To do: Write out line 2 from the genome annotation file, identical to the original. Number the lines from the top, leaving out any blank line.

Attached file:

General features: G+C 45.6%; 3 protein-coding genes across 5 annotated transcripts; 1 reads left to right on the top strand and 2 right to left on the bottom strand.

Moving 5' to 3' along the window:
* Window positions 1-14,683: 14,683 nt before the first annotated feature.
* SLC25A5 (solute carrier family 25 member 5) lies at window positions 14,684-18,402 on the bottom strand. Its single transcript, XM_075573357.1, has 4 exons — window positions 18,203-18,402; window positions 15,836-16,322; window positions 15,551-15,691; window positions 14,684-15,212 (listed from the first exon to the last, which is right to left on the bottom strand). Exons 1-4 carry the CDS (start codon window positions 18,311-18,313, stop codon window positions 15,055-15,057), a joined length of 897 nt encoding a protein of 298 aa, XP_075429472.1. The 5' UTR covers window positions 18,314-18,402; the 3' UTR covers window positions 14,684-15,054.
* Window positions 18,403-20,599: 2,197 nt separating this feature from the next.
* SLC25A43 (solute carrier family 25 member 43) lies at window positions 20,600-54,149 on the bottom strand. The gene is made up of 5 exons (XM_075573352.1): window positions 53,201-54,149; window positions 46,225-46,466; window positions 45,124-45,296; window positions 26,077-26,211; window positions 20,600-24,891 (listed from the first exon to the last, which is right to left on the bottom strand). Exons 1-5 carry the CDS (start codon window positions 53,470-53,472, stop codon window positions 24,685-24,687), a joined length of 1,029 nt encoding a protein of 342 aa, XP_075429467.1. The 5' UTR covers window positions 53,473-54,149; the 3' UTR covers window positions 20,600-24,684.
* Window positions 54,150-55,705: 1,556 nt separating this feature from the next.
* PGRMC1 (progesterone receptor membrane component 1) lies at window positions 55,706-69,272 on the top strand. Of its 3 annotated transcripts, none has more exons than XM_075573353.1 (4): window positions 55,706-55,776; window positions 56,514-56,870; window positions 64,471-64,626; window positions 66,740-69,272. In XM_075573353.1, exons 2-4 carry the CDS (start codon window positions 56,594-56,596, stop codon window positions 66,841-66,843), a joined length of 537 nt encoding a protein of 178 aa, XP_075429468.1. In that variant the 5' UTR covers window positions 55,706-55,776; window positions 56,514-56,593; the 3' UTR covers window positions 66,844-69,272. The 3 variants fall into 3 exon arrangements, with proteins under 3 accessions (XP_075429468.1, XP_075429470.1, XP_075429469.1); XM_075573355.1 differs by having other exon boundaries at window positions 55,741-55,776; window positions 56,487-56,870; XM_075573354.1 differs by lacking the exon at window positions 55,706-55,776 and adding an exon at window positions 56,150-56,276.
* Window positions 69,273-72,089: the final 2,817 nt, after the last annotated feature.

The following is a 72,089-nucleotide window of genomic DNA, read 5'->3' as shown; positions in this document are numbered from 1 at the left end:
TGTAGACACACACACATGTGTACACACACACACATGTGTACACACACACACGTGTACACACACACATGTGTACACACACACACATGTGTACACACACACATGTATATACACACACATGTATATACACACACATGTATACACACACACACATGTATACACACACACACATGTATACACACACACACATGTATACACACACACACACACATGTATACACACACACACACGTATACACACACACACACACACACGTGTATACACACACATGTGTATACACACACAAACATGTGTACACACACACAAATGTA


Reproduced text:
Moving 5' to 3' along the window: